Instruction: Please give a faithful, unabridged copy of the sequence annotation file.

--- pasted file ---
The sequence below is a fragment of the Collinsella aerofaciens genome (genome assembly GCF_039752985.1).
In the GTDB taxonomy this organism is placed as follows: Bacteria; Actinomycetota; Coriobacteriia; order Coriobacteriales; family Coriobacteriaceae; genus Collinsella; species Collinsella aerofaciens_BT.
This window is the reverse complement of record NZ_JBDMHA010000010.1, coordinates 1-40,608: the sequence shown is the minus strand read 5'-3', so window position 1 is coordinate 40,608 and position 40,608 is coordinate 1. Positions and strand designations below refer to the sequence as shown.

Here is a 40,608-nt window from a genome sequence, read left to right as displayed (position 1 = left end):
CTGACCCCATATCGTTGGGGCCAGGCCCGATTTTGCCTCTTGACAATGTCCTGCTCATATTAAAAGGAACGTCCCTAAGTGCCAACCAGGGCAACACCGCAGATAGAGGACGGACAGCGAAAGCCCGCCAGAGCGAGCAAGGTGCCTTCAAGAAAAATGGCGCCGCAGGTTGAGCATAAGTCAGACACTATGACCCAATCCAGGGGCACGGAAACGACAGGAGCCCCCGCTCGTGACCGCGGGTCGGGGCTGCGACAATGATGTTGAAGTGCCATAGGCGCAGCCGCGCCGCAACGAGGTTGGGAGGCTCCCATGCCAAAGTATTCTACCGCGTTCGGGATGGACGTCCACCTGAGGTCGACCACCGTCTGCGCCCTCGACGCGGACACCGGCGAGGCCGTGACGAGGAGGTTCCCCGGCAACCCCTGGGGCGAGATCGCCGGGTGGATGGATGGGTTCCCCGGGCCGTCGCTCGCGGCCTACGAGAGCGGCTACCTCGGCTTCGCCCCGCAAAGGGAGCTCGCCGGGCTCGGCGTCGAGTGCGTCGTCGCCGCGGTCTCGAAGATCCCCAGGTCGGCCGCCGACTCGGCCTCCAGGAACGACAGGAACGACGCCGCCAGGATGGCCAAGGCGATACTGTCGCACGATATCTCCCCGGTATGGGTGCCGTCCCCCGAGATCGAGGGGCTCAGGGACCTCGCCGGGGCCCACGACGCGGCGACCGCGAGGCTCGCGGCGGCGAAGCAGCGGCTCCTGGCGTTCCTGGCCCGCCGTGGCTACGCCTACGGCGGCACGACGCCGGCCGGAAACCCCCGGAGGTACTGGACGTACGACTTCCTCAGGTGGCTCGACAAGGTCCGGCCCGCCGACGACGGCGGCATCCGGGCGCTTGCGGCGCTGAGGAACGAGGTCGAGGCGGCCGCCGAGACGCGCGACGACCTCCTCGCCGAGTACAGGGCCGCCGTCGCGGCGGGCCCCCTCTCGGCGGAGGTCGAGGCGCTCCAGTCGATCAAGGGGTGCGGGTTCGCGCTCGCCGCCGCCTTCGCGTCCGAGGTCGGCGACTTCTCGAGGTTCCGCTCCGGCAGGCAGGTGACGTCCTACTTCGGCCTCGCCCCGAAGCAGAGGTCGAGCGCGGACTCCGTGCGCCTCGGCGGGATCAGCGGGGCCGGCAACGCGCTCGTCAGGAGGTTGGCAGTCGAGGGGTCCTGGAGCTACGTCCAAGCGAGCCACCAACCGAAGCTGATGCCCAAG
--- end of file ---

The sequence below is a fragment of the Collinsella aerofaciens genome (genome assembly GCF_039752985.1).
In the GTDB taxonomy this organism is placed as follows: Bacteria; Actinomycetota; Coriobacteriia; order Coriobacteriales; family Coriobacteriaceae; genus Collinsella; species Collinsella aerofaciens_BT.
This window is the reverse complement of record NZ_JBDMHA010000010.1, coordinates 1-40,608: the sequence shown is the minus strand read 5'-3', so window position 1 is coordinate 40,608 and position 40,608 is coordinate 1. Positions and strand designations below refer to the sequence as shown.

Here is a 40,608-nt window from a genome sequence, read left to right as displayed (position 1 = left end):
CTGACCCCATATCGTTGGGGCCAGGCCCGATTTTGCCTCTTGACAATGTCCTGCTCATATTAAAAGGAACGTCCCTAAGTGCCAACCAGGGCAACACCGCAGATAGAGGACGGACAGCGAAAGCCCGCCAGAGCGAGCAAGGTGCCTTCAAGAAAAATGGCGCCGCAGGTTGAGCATAAGTCAGACACTATGACCCAATCCAGGGGCACGGAAACGACAGGAGCCCCCGCTCGTGACCGCGGGTCGGGGCTGCGACAATGATGTTGAAGTGCCATAGGCGCAGCCGCGCCGCAACGAGGTTGGGAGGCTCCCATGCCAAAGTATTCTACCGCGTTCGGGATGGACGTCCACCTGAGGTCGACCACCGTCTGCGCCCTCGACGCGGACACCGGCGAGGCCGTGACGAGGAGGTTCCCCGGCAACCCCTGGGGCGAGATCGCCGGGTGGATGGATGGGTTCCCCGGGCCGTCGCTCGCGGCCTACGAGAGCGGCTACCTCGGCTTCGCCCCGCAAAGGGAGCTCGCCGGGCTCGGCGTCGAGTGCGTCGTCGCCGCGGTCTCGAAGATCCCCAGGTCGGCCGCCGACTCGGCCTCCAGGAACGACAGGAACGACGCCGCCAGGATGGCCAAGGCGATACTGTCGCACGATATCTCCCCGGTATGGGTGCCGTCCCCCGAGATCGAGGGGCTCAGGGACCTCGCCGGGGCCCACGACGCGGCGACCGCGAGGCTCGCGGCGGCGAAGCAGCGGCTCCTGGCGTTCCTGGCCCGCCGTGGCTACGCCTACGGCGGCACGACGCCGGCCGGAAACCCCCGGAGGTACTGGACGTACGACTTCCTCAGGTGGCTCGACAAGGTCCGGCCCGCCGACGACGGCGGCATCCGGGCGCTTGCGGCGCTGAGGAACGAGGTCGAGGCGGCCGCCGAGACGCGCGACGACCTCCTCGCCGAGTACAGGGCCGCCGTCGCGGCGGGCCCCCTCTCGGCGGAGGTCGAGGCGCTCCAGTCGATCAAGGGGTGCGGGTTCGCGCTCGCCGCCGCCTTCGCGTCCGAGGTCGGCGACTTCTCGAGGTTCCGCTCCGGCAGGCAGGTGACGTCCTACTTCGGCCTCGCCCCGAAGCAGAGGTCGAGCGCGGACTCCGTGCGCCTCGGCGGGATCAGCGGGGCCGGCAACGCGCTCGTCAGGAGGTTGGCAGTCGAGGGGTCCTGGAGCTACGTCCAAGCGAGCCACCAACCGAAGCTGATGCCCAAG